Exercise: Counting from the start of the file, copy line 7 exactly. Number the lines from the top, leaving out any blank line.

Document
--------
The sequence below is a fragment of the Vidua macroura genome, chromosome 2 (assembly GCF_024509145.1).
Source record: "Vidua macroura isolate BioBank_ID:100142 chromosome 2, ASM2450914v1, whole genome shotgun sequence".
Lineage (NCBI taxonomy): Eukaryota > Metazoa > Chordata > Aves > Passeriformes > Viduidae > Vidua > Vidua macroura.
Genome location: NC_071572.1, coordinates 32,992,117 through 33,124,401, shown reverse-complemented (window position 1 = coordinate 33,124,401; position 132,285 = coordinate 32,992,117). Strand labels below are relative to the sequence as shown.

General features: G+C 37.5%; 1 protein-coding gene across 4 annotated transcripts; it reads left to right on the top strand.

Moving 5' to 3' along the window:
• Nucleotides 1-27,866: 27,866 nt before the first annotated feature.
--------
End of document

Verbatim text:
• Nucleotides 1-27,866: 27,866 nt before the first annotated feature.